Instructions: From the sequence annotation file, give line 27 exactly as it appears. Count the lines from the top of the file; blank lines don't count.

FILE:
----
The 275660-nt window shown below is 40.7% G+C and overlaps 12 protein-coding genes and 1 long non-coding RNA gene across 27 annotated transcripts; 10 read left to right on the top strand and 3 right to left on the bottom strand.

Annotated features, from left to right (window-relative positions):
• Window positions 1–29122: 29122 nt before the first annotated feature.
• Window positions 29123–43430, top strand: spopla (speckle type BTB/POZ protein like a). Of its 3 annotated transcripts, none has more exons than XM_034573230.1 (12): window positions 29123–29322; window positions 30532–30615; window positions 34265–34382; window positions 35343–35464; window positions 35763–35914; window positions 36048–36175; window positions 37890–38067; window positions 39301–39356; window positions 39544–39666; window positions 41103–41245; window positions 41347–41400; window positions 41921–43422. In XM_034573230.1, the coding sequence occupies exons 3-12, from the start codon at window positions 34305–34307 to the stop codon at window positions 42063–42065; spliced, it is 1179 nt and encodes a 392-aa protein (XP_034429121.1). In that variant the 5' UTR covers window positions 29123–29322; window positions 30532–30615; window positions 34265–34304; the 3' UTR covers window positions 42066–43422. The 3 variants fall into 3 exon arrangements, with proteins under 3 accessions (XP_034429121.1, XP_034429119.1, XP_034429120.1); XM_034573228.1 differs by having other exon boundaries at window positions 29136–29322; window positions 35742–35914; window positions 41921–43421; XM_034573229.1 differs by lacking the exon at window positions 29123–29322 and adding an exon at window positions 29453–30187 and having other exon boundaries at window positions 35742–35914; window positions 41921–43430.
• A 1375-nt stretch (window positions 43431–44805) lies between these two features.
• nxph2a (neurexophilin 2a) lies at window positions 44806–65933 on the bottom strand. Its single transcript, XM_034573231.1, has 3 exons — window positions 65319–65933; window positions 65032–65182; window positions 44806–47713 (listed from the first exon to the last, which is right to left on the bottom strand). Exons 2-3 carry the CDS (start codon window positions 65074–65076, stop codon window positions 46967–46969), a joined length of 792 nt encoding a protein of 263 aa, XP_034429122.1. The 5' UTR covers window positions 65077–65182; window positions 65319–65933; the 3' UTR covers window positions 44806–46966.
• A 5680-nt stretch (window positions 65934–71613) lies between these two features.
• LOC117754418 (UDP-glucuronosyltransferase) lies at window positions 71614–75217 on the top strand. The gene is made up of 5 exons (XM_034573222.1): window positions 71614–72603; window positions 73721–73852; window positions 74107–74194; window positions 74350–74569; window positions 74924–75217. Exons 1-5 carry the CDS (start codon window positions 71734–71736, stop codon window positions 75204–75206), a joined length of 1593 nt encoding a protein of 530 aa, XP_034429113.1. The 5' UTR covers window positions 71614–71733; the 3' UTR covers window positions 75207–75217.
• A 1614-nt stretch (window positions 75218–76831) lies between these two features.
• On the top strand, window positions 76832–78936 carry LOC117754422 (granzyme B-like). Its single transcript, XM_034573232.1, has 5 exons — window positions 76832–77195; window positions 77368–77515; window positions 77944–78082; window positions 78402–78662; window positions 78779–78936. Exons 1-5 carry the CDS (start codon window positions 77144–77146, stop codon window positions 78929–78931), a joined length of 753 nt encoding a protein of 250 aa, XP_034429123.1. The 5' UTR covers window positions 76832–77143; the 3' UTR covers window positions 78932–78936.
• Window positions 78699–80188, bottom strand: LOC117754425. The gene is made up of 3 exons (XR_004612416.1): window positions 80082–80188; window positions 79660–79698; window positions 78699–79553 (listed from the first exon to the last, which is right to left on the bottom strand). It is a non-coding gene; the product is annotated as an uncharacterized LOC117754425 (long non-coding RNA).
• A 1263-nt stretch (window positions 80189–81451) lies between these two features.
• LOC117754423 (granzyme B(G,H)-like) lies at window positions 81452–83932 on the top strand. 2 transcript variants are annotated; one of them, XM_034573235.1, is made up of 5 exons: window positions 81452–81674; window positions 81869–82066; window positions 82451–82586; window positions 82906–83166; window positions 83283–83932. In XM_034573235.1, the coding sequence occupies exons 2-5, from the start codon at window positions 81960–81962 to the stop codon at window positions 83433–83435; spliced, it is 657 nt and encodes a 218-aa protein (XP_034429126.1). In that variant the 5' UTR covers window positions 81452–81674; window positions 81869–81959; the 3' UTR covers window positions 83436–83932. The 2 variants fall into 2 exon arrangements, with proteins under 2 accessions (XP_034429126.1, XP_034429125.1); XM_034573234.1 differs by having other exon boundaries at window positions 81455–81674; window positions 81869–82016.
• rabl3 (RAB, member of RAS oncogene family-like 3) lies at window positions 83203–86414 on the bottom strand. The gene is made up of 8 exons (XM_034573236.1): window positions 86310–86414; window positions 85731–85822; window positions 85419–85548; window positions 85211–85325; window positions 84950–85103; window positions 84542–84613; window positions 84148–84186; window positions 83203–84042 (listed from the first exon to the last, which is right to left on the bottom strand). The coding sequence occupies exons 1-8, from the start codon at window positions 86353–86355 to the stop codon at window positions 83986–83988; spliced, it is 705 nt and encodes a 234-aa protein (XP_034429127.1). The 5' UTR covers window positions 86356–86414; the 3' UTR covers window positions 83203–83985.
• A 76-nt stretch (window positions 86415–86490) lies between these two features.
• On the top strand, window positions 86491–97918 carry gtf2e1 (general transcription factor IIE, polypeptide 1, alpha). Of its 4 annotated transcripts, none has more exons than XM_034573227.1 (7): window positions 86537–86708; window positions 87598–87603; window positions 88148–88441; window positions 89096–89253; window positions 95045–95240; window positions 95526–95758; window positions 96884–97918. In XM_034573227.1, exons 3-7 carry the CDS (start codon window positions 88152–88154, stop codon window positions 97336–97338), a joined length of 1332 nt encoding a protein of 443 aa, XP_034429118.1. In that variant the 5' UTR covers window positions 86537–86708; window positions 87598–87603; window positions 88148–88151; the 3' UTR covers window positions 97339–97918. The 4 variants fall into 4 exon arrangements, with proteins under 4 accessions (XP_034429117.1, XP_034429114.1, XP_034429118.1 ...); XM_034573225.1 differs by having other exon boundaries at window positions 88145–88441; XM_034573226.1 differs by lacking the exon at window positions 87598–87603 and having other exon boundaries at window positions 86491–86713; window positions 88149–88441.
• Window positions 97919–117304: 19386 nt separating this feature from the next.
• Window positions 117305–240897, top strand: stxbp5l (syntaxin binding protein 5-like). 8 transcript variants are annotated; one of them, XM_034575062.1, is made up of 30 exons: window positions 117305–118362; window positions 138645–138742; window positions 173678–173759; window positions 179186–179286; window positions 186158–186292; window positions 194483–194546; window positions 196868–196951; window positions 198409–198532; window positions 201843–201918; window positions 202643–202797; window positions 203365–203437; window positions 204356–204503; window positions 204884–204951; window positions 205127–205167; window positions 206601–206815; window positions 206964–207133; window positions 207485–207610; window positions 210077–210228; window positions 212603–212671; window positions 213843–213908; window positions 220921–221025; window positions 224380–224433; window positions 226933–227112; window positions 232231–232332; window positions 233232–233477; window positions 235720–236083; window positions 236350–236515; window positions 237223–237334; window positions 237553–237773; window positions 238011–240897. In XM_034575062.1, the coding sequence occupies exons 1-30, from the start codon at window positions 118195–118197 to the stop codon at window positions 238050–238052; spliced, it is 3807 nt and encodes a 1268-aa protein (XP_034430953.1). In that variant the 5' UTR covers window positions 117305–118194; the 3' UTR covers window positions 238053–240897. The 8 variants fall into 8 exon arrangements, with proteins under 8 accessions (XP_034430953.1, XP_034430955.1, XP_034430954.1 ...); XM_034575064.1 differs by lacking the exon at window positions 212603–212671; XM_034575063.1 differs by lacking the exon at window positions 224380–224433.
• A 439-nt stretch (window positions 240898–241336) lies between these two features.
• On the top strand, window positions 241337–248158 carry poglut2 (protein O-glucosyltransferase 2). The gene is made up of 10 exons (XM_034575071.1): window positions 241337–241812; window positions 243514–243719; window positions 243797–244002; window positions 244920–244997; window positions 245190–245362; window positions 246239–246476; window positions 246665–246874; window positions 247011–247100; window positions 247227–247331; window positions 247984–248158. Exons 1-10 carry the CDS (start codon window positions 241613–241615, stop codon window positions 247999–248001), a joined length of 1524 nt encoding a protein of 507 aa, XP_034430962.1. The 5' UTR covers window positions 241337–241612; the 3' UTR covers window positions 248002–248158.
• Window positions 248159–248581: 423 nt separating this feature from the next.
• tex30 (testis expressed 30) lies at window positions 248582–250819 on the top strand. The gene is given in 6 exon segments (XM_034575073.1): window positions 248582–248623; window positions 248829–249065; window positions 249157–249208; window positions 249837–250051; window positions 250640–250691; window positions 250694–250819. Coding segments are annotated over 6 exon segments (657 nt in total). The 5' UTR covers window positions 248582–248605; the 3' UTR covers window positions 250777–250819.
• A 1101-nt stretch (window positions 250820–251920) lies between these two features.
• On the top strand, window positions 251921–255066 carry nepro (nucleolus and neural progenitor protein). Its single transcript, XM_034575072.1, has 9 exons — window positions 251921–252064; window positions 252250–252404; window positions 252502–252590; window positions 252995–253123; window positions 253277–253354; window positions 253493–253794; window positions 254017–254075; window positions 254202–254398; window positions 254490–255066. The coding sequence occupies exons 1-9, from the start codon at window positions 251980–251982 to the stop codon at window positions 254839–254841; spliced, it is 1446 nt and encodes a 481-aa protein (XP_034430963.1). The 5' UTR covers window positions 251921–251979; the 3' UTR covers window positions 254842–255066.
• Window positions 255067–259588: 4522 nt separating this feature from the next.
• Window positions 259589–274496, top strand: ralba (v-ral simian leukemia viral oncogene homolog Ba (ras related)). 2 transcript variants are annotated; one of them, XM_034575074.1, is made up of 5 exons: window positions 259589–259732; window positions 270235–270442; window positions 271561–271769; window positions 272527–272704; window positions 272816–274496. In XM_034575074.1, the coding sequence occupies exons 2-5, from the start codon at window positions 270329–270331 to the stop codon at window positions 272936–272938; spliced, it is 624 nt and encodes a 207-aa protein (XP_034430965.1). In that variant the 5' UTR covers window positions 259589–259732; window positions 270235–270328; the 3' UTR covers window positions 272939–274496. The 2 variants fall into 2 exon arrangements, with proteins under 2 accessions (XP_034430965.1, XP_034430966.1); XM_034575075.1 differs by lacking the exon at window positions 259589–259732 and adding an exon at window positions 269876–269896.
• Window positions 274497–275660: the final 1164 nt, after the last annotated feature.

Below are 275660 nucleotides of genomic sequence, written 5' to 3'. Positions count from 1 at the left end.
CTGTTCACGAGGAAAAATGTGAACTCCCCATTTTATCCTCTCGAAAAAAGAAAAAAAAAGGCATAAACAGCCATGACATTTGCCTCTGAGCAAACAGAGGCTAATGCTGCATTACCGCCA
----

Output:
• Window positions 274497–275660: the final 1164 nt, after the last annotated feature.